In Canada's Quebec province, deconfinement takes baby steps with schools re-opening

MONTREAL (Reuters) – The Canadian province of Quebec, where a majority of cases of COVID-19, the illness caused by the coronavirus, have been tallied countrywide, re-opened some of its schools on Monday, as some parents and teachers expressed uncertainty over the move’s safety.

Elementary schools and kindergartens gradually re-opened outside of Montreal, Quebec’s largest city, with strict instructions from authorities to maintain social distancing intended to alleviate worries among teachers about risks to their health.

In a press conference, Quebec Premier Francois Legault emphasized the spread of the virus in regions where schools had re-opened on Monday was slower than that of Montreal, where elementary schools are slated to re-open in two weeks. School re-opening in Montreal could be postponed depending on progress made, Legault said.

“We have to go gradually,” he added. “Schools are important, they are an essential service for children.”

Quebec makes up 24% of the Canadian population, but it accounts for nearly 55% of COVID-19 cases and nearly 60% of the deaths. Canada has so far reported 69,156 cases of COVID-19, and 4,906 deaths.

Most Quebec cases have occurred in seniors’ residences and among the elderly, with denser Montreal, where schools were not re-opening on Monday, also a hotspot for the spread of the coronavirus.

Parents who wish to send their children back to school can do so, but the policy is voluntary.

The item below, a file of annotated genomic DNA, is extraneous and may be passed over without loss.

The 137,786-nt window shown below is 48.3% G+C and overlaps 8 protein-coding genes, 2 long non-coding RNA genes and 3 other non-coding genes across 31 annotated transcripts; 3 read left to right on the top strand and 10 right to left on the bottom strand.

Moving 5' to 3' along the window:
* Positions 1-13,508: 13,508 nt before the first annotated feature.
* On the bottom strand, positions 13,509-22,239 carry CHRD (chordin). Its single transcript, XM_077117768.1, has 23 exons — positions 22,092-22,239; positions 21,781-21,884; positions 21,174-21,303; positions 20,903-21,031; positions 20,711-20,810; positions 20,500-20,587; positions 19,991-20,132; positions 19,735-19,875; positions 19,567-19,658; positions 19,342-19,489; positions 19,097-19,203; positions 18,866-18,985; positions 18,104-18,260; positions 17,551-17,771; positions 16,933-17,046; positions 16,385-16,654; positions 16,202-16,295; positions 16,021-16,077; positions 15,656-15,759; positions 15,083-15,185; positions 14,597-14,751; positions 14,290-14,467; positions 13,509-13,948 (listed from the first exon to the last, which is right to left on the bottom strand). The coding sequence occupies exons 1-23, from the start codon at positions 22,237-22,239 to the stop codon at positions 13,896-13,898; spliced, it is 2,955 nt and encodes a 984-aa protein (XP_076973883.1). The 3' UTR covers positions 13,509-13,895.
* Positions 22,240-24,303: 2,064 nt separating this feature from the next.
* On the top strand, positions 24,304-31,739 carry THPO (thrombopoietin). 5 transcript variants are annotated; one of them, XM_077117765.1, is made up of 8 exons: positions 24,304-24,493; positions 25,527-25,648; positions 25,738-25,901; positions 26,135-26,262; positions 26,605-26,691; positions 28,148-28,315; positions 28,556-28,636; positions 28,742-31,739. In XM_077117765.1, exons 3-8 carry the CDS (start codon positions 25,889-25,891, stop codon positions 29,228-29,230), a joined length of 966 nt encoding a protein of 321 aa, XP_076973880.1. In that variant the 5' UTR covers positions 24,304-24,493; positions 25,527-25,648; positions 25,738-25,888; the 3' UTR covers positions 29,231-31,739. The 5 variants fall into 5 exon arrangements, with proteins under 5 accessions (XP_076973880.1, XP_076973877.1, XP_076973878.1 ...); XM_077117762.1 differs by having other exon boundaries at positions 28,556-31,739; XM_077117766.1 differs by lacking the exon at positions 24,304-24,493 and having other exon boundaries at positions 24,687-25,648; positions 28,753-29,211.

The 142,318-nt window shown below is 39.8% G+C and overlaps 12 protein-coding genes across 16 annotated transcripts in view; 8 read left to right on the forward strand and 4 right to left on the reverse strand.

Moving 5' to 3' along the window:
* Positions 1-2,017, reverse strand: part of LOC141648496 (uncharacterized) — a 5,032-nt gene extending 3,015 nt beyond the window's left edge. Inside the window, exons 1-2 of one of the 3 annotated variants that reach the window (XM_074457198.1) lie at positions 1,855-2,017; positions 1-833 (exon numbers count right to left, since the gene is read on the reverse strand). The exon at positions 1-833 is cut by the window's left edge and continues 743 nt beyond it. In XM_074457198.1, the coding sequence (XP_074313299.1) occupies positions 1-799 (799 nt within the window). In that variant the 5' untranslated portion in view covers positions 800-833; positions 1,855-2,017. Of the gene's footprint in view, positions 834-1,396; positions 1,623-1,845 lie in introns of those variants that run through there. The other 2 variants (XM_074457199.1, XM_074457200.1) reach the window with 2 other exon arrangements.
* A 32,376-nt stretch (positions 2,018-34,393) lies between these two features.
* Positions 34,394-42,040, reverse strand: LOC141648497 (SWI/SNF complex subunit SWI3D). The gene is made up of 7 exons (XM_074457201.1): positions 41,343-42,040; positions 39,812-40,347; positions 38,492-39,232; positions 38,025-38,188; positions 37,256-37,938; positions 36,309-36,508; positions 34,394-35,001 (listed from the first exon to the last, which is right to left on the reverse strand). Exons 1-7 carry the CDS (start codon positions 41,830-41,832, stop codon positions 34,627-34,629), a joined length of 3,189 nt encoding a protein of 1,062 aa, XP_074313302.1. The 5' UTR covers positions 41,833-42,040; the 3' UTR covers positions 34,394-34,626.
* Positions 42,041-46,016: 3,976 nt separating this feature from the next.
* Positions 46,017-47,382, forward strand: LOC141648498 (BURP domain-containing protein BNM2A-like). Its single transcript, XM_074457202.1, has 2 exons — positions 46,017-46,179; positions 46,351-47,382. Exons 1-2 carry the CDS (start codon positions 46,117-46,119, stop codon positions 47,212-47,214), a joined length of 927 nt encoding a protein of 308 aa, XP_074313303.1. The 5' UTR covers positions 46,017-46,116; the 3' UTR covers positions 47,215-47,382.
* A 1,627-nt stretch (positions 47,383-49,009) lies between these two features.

At Ecole St-Gerard in St-Jean-sur-Richelieu, a suburb on the south shore of Montreal, principal Solange Lemoy said a first group of 50 of the total 280 registered students entered the building in the morning, with staff at the doors wearing visors and using hand sanitizer. About half of parents have told her they will not send their children back to this school immediately.

Maude Racicot, a 37-year-old mother of three whose children attend a nearby elementary school, also located in a Montreal south shore suburb, said she had opted against sending them back to school due to fears of the virus.

“It’s a bit like sending everyone to the slaughterhouse,” said the mother, herself an elementary school teacher. “We don’t know enough about the virus.”

Canada’s Prime Minister Justin Trudeau during his daily media briefing in Ottawa warned that efforts to curb the coronavirus “could all go up in smoke if we move too quickly on re-opening.”

Decision-makers who order re-openings would “be held to account” if those choices resulted in a new wave of infections and the need for a new lockdown, he said.

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